↓ Skip to main content

Exploring implementation and sustainability of models of care: can theory help?

Overview of attention for article published in BMC Public Health, January 2011
Altmetric Badge

About this Attention Score

  • Good Attention Score compared to outputs of the same age (77th percentile)
  • Good Attention Score compared to outputs of the same age and source (70th percentile)

Mentioned by

policy
1 policy source
twitter
3 tweeters

Citations

dimensions_citation
44 Dimensions

Readers on

mendeley
133 Mendeley
You are seeing a free-to-access but limited selection of the activity Altmetric has collected about this research output. Click here to find out more.
Title
Exploring implementation and sustainability of models of care: can theory help?
Published in
BMC Public Health, January 2011
DOI 10.1186/1471-2458-11-s5-s8
Pubmed ID
Authors

Della A Forster, Michelle Newton, Helen L McLachlan, Karen Willis

Abstract

Research on new models of care in health service provision is complex, as is the introduction and embedding of such models, and positive research findings are only one factor in whether a new model of care will be implemented. In order to understand why this is the case, research design must not only take account of proposed changes in the clinical encounter, but the organisational context that must sustain and normalise any changed practices. We use two case studies where new models of maternity care were implemented and evaluated via randomised controlled trials (RCTs) to discuss how (or whether) the use of theory might inform implementation and sustainability strategies. The Normalisation Process Model is proposed as a suitable theoretical framework, and a comparison made using the two case studies - one where a theoretical framework was used, the other where it was not. CONTEXT AND APPROACH: In the maternity sector there is considerable debate about which model of care provides the best outcomes for women, while being sustainable in the organisational setting. We explore why a model of maternity care--team midwifery (where women have a small group of midwives providing their care)-- that was implemented and tested in an RCT was not continued after the RCT's conclusion, despite showing the same or better outcomes for women in the intervention group compared with women allocated to usual care. We then discuss the conceptualisation and rationale leading to the use of the 'Normalisation Process Model' as an aid to exploring aspects of implementation of a caseload midwifery model (where women are allocated a primary midwife for their care) that has recently been evaluated by RCT.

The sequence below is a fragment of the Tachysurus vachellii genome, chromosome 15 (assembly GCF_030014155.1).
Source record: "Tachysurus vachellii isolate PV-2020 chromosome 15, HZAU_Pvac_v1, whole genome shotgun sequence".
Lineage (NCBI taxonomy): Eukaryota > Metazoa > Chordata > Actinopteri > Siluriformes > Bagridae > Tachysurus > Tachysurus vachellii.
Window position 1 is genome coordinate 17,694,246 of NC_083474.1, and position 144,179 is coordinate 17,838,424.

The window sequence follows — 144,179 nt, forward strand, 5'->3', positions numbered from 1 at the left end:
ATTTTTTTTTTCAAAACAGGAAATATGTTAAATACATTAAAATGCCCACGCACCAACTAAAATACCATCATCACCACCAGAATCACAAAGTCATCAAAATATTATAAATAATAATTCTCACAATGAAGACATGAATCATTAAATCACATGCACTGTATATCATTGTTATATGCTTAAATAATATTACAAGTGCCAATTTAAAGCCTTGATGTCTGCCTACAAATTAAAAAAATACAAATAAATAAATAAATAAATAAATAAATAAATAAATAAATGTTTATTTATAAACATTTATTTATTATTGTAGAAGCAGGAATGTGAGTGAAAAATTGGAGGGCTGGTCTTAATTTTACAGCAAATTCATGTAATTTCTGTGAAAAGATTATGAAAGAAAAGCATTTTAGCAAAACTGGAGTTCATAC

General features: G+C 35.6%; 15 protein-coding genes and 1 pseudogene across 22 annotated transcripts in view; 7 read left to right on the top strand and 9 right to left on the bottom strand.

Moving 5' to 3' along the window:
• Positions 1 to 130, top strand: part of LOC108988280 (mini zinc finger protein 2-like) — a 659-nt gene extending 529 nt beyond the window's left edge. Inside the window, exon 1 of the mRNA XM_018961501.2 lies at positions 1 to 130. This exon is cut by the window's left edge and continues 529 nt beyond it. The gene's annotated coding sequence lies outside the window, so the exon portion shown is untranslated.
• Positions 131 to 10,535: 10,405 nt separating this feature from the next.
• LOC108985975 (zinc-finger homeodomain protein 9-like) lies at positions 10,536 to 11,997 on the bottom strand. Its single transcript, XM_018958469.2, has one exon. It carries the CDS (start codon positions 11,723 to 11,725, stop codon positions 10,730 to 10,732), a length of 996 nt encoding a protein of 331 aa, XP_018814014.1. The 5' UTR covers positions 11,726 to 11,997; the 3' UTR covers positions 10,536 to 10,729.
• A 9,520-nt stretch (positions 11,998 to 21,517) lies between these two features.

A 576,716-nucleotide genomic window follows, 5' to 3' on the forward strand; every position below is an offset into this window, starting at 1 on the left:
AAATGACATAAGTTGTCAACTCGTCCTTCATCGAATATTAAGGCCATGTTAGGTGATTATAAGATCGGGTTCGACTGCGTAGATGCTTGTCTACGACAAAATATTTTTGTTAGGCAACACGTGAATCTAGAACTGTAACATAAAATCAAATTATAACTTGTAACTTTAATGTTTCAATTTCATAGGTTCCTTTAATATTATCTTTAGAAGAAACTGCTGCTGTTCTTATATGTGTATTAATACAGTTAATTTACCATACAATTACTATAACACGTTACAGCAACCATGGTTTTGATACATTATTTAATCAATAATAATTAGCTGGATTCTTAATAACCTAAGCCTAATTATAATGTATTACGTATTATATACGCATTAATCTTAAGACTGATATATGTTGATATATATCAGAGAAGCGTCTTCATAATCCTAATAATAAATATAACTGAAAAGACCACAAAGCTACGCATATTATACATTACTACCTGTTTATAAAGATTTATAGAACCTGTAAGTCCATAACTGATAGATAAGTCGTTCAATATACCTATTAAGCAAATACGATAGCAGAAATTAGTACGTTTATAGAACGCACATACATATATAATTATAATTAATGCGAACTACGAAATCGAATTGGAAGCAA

Twitter Demographics

The data shown below were collected from the profiles of 3 tweeters who shared this research output. Click here to find out more about how the information was compiled.

Mendeley readers

The data shown below were compiled from readership statistics for 133 Mendeley readers of this research output. Click here to see the associated Mendeley record.

Geographical breakdown

Country Count As %
United Kingdom 4 3%
Canada 2 2%
India 1 <1%
Australia 1 <1%
Indonesia 1 <1%
Switzerland 1 <1%
Spain 1 <1%
Unknown 122 92%

Demographic breakdown

Readers by professional status Count As %
Researcher 26 20%
Student > Master 23 17%
Student > Ph. D. Student 21 16%
Student > Bachelor 13 10%
Other 9 7%
Other 27 20%
Unknown 14 11%
Readers by discipline Count As %
Medicine and Dentistry 42 32%
Nursing and Health Professions 28 21%
Social Sciences 16 12%
Psychology 13 10%
Business, Management and Accounting 7 5%
Other 12 9%
Unknown 15 11%

Attention Score in Context

This research output has an Altmetric Attention Score of 5. This is our high-level measure of the quality and quantity of online attention that it has received. This Attention Score, as well as the ranking and number of research outputs shown below, was calculated when the research output was last mentioned on 23 May 2016.
All research outputs
#4,040,715
of 15,621,522 outputs
Outputs from BMC Public Health
#4,293
of 10,758 outputs
Outputs of similar age
#48,696
of 216,338 outputs
Outputs of similar age from BMC Public Health
#194
of 663 outputs
Altmetric has tracked 15,621,522 research outputs across all sources so far. This one has received more attention than most of these and is in the 74th percentile.
So far Altmetric has tracked 10,758 research outputs from this source. They typically receive a lot more attention than average, with a mean Attention Score of 11.9. This one has gotten more attention than average, scoring higher than 59% of its peers.
Older research outputs will score higher simply because they've had more time to accumulate mentions. To account for age we can compare this Altmetric Attention Score to the 216,338 tracked outputs that were published within six weeks on either side of this one in any source. This one has done well, scoring higher than 77% of its contemporaries.
We're also able to compare this research output to 663 others from the same source and published within six weeks on either side of this one. This one has gotten more attention than average, scoring higher than 70% of its contemporaries.